“The game is up,” U.S. Air Force Brigadier General Matthew Isler told Reuters at the Qayyara West Airfield south of Mosul, adding that some of Islamic State’s foreign fighters are trying to leave the city.
Those left behind to fight, mostly Iraqis, are putting up a “very hard fight” on the tactical level but they are no longer an integrated force, as coalition air strikes took out command and control centers, car bombs and weapon caches, he said.
“They have lost this fight and what you’re seeing is a delaying action,” he said.
Although the loss of Mosul would effectively end Islamic State’s territorial rule in Iraq, U.S. and Iraqi officials are preparing for the group to go underground and fight an insurgency like the one that followed the U.S.-led invasion.
The “caliphate” as a state structure would end with the capture of Raqqa, its de facto capital in Syria, possibly later this year.
Raqqa is far smaller than Mosul, but mounting operations against Islamic State in Syria has been trickier than in Iraq, because the group’s many Syrian enemies have mostly been pre-occupied fighting among themselves in a civil war since 2011.
Nevertheless, Islamic State has faced setbacks in Syria over the past year against three main foes: U.S.-backed Kurdish and Arab militias, the Russian-backed Syrian army, and mainly Sunni Muslim Syrian rebels backed by Turkey.
“The inevitability of their destruction just becomes really a matter of time,” said Major General Rupert Jones, deputy commander for the U.S.-led anti-Islamic State coalition, adding that the group’s leadership was now focused on little more than survival.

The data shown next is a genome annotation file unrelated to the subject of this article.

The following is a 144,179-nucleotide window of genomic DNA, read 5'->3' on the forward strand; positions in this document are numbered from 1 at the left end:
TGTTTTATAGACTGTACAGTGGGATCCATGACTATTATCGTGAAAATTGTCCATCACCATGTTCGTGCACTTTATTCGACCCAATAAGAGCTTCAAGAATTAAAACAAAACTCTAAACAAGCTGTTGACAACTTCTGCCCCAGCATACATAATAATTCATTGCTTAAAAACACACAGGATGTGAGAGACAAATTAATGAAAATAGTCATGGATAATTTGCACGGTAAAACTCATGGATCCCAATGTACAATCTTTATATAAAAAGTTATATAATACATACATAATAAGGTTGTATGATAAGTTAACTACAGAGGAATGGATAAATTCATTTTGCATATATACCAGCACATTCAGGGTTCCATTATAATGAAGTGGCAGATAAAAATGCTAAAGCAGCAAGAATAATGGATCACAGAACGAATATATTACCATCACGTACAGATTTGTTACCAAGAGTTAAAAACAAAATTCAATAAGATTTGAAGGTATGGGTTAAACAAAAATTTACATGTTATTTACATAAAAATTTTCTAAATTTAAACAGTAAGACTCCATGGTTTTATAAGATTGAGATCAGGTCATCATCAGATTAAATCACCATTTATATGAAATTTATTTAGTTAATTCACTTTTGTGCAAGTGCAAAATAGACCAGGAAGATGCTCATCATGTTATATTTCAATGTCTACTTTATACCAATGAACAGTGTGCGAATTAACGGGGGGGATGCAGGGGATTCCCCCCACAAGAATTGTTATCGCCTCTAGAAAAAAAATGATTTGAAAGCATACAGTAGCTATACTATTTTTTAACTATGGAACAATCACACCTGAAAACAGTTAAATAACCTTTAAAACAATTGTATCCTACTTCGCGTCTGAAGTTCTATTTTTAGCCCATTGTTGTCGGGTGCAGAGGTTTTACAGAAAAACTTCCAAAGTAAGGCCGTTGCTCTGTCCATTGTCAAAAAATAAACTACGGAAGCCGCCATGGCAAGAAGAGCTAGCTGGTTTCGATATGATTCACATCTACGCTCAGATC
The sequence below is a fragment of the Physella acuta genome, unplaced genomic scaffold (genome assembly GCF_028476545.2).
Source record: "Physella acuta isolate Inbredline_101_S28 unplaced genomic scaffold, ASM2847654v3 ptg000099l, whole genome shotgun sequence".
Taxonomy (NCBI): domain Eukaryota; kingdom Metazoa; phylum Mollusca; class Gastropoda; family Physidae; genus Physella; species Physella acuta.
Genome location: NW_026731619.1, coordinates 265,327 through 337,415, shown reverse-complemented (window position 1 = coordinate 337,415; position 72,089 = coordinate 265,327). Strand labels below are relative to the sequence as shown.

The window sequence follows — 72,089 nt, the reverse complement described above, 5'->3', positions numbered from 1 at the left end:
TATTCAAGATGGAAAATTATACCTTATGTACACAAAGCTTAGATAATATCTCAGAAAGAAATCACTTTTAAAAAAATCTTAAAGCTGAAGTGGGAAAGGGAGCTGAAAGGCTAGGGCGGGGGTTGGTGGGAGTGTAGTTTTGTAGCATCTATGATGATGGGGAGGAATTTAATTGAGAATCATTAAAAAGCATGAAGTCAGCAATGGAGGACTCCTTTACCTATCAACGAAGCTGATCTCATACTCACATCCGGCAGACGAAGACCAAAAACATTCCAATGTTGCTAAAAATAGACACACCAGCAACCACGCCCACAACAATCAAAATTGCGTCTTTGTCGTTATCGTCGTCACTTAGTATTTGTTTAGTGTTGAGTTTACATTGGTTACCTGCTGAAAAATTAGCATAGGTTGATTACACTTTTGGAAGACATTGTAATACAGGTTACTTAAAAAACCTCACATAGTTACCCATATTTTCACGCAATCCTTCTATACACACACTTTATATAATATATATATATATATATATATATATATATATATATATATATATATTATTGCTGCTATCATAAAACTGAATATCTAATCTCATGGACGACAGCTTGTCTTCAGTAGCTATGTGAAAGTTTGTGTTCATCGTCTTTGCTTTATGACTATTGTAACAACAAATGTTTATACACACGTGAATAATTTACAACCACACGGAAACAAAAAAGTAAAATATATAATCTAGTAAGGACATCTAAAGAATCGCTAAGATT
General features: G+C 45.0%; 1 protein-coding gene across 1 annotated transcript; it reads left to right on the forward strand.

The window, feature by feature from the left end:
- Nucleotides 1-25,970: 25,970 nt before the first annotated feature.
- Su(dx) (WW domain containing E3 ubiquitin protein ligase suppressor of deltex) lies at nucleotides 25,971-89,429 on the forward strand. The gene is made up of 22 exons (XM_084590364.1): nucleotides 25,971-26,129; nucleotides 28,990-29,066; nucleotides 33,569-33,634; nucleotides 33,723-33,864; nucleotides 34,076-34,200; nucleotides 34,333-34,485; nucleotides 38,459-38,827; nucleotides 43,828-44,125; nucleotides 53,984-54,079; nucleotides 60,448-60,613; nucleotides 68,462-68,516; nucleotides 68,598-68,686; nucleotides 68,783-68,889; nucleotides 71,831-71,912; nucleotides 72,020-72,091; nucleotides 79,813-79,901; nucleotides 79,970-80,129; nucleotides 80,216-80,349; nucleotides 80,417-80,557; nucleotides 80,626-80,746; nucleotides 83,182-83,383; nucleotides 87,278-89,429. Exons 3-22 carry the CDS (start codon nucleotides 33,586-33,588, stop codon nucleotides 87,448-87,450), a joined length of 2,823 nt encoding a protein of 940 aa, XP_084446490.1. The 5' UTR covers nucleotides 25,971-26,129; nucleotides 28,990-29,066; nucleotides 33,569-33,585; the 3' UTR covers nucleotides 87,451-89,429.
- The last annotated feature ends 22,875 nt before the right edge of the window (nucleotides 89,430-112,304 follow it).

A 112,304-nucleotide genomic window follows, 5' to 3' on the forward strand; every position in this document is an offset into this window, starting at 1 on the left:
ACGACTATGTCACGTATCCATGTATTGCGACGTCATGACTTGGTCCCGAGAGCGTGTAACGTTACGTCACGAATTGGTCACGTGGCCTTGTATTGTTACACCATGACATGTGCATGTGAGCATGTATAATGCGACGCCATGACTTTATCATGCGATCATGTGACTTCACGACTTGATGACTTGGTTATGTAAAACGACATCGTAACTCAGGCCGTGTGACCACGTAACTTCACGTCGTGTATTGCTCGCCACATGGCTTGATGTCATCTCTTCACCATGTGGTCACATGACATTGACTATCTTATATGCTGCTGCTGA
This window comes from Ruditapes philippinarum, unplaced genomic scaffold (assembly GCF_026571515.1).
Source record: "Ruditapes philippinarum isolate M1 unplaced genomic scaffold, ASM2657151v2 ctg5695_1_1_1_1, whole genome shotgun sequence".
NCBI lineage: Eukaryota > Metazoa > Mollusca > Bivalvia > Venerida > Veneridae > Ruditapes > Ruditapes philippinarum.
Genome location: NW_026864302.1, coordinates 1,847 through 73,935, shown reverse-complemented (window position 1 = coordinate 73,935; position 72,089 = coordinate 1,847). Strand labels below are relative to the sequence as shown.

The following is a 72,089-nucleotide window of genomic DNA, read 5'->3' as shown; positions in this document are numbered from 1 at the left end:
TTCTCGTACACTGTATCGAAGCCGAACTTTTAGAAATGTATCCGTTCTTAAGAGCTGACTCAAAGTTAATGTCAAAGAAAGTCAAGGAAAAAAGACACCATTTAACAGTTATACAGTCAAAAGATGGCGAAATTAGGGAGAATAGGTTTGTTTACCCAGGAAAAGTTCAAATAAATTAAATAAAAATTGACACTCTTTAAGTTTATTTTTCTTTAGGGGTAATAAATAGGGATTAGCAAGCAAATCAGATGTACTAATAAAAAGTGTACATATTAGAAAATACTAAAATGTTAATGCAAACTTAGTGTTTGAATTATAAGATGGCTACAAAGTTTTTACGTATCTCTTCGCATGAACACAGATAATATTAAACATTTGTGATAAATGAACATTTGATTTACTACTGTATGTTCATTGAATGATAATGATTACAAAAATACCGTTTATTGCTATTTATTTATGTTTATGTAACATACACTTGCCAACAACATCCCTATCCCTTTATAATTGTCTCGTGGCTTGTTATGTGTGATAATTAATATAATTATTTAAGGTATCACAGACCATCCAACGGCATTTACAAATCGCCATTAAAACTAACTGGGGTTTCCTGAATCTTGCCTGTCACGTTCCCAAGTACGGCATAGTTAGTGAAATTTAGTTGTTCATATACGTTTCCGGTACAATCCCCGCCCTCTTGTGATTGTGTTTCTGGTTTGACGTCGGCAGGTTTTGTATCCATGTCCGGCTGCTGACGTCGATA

The last official report about Baghdadi was from the Iraqi military on Feb. 13. Iraqi F-16s carried out a strike on a house where he was thought to be meeting other commanders, in western Iraq, near the Syrian border, it said.
Baghdadi, an Iraqi whose real name is Ibrahim al-Samarrai, is moving in a remote, mostly-desert stretch populated exclusively by Sunni Arab tribes north of the Euphrates river, according to Hashimi.
The area stretches from the town of Baaj, in northwestern Iraq, to the Syrian border town of Albu Kamal on the Euphrates.
“It’s their historic region, they know the people there and the terrain; food, water and gasoline are easy to get, spies are easier to spot” than in crowded areas, he said.
The U.S. government has had a joint task force to track down Baghdadi which includes special operations forces, the CIA and other U.S. intelligence agencies as well as spy satellites of the National Geospatial Intelligence Agency.
But Baghdadi seems to have learnt the lessons from the 2011 capture and killing of Osama bin Ladin, and relies on multiple couriers and not just one, unlike the al Qaeda founder, say U.S. intelligence sources.
He also switches cars during trips, a lesson learnt from the 2011 drone strike that killed Anwar al-Awlaki, an al Qaeda figure in Yemen.
Baghdadi has not publicly appointed a successor, but Iyad al-Obaidi, also known as Fadel Haifa, a security officer under former dictator Saddam Hussein, is known to be the de facto deputy, according to Iraqi intelligence sources.
More than 40 leading members of the group have been killed in coalition air strikes, but the insurgency is likely to continue even if Mosul is captured and Baghdadi and his aides are killed, according to Iraqi security experts.
“There will be other commanders rising because the structure of the organization remains,” said Fadhil Abu Ragheef, an Iraqi security expert specialized in IS affairs.
Reporting by Isabel Coles in Mosul, John Walcott in Washington and Maher Chmaytelli in Baghdad; writing by Maher Chmaytelli; additional reporting by Mohammed el-Sherif in Cairo and Kylie MacLellan in London; Editing by Samia Nakhoul and Peter Graff